Organizing a fundraiser to benefit someone who is ill is a challenging but rewarding task. There are many ways to raise money, including small-scale events like bake sales and larger events like marathons. The needs and desires of the beneficiary should be kept in mind during the preparations and volunteers should be employed to ensure the event's success. Fundraisers can help offset medical costs incurred during a serious illness.
Organizing Your Fundraiser
Define the cause and goals of the fundraiser. Will the event raise money to offset hospital bills and the costs of treatment? Will any of the money go to a recognized charity focusing on the illness of the person in question? How much money do you wish to raise? Be sure to communicate with the person for whom you are raising funds to be sure that his wishes are considered and no stress is added to his already difficult situation. Some people choose not to have fundraisers held on their behalves.
Determine the type of fundraiser you will have. Choose between modest fundraising ideas and more complicated ones. Simple ideas include having a bake sale or car wash. Or you may choose to hold an auction, marathon or poker night. Raffling off items that have been donated or bought at a low price is a way of raising money that may be done concurrently with a larger event.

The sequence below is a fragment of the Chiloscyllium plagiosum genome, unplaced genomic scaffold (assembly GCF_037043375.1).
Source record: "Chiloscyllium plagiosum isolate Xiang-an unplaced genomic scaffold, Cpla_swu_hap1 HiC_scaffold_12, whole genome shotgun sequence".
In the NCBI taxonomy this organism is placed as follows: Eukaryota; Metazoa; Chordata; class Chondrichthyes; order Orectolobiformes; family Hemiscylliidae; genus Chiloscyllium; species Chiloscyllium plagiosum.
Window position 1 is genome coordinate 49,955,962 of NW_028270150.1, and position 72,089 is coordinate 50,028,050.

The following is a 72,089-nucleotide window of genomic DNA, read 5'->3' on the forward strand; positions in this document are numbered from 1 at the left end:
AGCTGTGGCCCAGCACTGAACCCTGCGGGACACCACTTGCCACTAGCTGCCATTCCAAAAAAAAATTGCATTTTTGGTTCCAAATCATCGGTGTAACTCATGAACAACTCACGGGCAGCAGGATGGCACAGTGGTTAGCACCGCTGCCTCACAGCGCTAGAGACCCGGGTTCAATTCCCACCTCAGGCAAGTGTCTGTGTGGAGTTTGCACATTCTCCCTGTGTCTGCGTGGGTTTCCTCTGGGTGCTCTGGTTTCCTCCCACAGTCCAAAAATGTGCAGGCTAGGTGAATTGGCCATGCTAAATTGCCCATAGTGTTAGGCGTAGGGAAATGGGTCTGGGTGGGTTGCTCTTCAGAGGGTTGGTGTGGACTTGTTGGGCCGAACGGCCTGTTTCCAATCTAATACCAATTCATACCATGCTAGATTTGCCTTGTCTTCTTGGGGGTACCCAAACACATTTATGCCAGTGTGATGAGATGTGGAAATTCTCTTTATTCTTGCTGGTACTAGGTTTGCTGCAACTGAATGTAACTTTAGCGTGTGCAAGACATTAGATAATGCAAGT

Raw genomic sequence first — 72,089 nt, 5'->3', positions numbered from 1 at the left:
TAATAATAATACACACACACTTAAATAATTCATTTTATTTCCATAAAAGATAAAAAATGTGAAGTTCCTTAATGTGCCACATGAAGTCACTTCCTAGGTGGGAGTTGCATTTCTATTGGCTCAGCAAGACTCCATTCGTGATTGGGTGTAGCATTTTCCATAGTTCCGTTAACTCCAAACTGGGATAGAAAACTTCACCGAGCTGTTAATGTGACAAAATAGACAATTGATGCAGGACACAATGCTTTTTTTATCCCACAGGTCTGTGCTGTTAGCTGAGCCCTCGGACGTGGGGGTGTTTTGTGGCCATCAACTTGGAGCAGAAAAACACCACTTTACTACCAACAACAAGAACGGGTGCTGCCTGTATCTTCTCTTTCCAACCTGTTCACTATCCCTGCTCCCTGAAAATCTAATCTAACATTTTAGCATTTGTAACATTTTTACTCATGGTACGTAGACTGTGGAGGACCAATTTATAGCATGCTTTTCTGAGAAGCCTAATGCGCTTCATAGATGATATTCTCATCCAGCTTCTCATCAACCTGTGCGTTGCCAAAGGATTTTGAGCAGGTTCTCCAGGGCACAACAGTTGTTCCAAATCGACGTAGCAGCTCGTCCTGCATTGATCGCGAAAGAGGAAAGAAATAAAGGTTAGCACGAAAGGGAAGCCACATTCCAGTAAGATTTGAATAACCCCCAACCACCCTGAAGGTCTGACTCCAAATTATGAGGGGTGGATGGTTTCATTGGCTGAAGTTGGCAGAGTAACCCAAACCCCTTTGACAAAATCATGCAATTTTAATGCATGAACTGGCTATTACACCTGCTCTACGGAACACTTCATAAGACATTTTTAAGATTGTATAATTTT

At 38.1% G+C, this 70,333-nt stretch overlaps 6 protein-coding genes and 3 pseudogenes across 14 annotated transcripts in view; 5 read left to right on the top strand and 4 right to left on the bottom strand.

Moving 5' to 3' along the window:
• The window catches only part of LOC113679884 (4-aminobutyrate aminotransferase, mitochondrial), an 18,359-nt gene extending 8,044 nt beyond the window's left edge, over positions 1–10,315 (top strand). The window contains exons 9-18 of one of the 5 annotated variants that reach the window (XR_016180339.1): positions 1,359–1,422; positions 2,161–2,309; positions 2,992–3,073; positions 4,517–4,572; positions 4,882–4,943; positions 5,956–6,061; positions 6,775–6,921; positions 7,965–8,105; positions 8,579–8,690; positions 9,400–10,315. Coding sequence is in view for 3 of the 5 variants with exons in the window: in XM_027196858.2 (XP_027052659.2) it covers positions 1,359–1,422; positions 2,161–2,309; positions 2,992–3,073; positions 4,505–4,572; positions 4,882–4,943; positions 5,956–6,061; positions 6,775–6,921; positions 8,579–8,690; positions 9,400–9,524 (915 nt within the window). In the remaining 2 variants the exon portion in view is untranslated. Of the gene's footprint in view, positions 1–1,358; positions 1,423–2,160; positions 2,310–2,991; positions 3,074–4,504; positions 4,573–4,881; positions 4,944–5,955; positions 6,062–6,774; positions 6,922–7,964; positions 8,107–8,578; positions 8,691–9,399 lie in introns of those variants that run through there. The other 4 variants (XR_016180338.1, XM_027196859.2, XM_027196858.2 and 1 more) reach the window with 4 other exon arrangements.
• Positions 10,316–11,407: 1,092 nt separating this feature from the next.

Plan your fundraiser, enlisting the help of volunteers. Whether your fundraiser is large or small, you will need help to make sure everything runs smoothly. Delegate tasks among your team based on each person's interests and skills. Research other fundraisers of the same type for ideas, tips and warnings regarding planning and running the event. When planning your event, be sure to keep in mind the wishes and thoughts of the person the benefit is for.
Set the time and date for your fundraiser, securing a space or permit if required. Be sure to allow yourself enough time prior to the event to properly organize and publicize it. Enlist your volunteers to spread the word, keeping the beneficiary's privacy in mind so as not to overstep your boundaries.
At the event, be sure that your focus is on providing help to ensure health and happiness. Avoid focusing on the illness itself, or on suffering and death. Keep the mood upbeat to encourage enthusiasm among donors and the beneficiary.
After your event, consult with the person you held the benefit for to ask if you may update your donors on her illness and progress. The person in question may wish to retain her privacy altogether, or she may be willing to share certain details of her progress. Donors will generally want to know how the beneficiary fares after an event, so, with sensitivity, encourage the person to share at least general updates with these people.
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Frannie Bogojevich worked for several years at a nonprofit where she became unofficial copy editor of press releases and blurbs describing cultural events. Her work there was first published in 2006. Bogojevich is artistic director of Magenta Giraffe Theatre Company and manages all marketing aspects of the company. Her online articles specialize in history and theater.